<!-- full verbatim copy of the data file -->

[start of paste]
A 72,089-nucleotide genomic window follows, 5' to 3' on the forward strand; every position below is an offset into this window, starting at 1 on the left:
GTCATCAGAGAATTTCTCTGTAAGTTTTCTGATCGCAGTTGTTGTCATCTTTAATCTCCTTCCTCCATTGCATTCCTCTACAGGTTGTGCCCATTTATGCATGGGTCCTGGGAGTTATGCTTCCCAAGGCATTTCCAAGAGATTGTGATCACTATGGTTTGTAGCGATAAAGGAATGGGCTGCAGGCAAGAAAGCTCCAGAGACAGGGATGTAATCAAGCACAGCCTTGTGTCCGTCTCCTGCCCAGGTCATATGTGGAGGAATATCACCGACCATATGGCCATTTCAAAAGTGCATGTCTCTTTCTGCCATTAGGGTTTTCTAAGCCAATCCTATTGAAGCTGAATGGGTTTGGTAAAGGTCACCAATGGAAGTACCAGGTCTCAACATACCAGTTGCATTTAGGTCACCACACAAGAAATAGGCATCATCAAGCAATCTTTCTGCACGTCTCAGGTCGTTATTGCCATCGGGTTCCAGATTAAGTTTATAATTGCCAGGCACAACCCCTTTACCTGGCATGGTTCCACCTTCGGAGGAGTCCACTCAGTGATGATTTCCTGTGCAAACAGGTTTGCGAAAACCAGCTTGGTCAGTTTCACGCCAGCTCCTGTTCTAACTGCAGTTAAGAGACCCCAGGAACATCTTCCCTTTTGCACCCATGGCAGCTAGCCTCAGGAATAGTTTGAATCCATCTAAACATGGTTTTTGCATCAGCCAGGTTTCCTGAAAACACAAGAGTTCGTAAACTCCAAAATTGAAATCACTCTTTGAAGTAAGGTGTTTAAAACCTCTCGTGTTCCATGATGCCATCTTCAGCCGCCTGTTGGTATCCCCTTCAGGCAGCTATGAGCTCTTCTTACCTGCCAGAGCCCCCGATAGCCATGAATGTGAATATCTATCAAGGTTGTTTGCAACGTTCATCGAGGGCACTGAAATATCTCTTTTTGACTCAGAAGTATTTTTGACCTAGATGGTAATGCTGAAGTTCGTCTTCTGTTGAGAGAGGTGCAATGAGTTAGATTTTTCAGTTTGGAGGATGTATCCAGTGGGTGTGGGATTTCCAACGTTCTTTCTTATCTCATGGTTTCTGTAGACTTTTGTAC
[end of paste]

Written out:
A 72,089-nucleotide genomic window follows, 5' to 3' on the forward strand; every position below is an offset into this window, starting at 1 on the left:
GTCATCAGAGAATTTCTCTGTAAGTTTTCTGATCGCAGTTGTTGTCATCTTTAATCTCCTTCCTCCATTGCATTCCTCTACAGGTTGTGCCCATTTATGCATGGGTCCTGGGAGTTATGCTTCCCAAGGCATTTCCAAGAGATTGTGATCACTATGGTTTGTAGCGATAAAGGAATGGGCTGCAGGCAAGAAAGCTCCAGAGACAGGGATGTAATCAAGCACAGCCTTGTGTCCGTCTCCTGCCCAGGTCATATGTGGAGGAATATCACCGACCATATGGCCATTTCAAAAGTGCATGTCTCTTTCTGCCATTAGGGTTTTCTAAGCCAATCCTATTGAAGCTGAATGGGTTTGGTAAAGGTCACCAATGGAAGTACCAGGTCTCAACATACCAGTTGCATTTAGGTCACCACACAAGAAATAGGCATCATCAAGCAATCTTTCTGCACGTCTCAGGTCGTTATTGCCATCGGGTTCCAGATTAAGTTTATAATTGCCAGGCACAACCCCTTTACCTGGCATGGTTCCACCTTCGGAGGAGTCCACTCAGTGATGATTTCCTGTGCAAACAGGTTTGCGAAAACCAGCTTGGTCAGTTTCACGCCAGCTCCTGTTCTAACTGCAGTTAAGAGACCCCAGGAACATCTTCCCTTTTGCACCCATGGCAGCTAGCCTCAGGAATAGTTTGAATCCATCTAAACATGGTTTTTGCATCAGCCAGGTTTCCTGAAAACACAAGAGTTCGTAAACTCCAAAATTGAAATCACTCTTTGAAGTAAGGTGTTTAAAACCTCTCGTGTTCCATGATGCCATCTTCAGCCGCCTGTTGGTATCCCCTTCAGGCAGCTATGAGCTCTTCTTACCTGCCAGAGCCCCCGATAGCCATGAATGTGAATATCTATCAAGGTTGTTTGCAACGTTCATCGAGGGCACTGAAATATCTCTTTTTGACTCAGAAGTATTTTTGACCTAGATGGTAATGCTGAAGTTCGTCTTCTGTTGAGAGAGGTGCAATGAGTTAGATTTTTCAGTTTGGAGGATGTATCCAGTGGGTGTGGGATTTCCAACGTTCTTTCTTATCTCATGGTTTCTGTAGACTTTTGTAC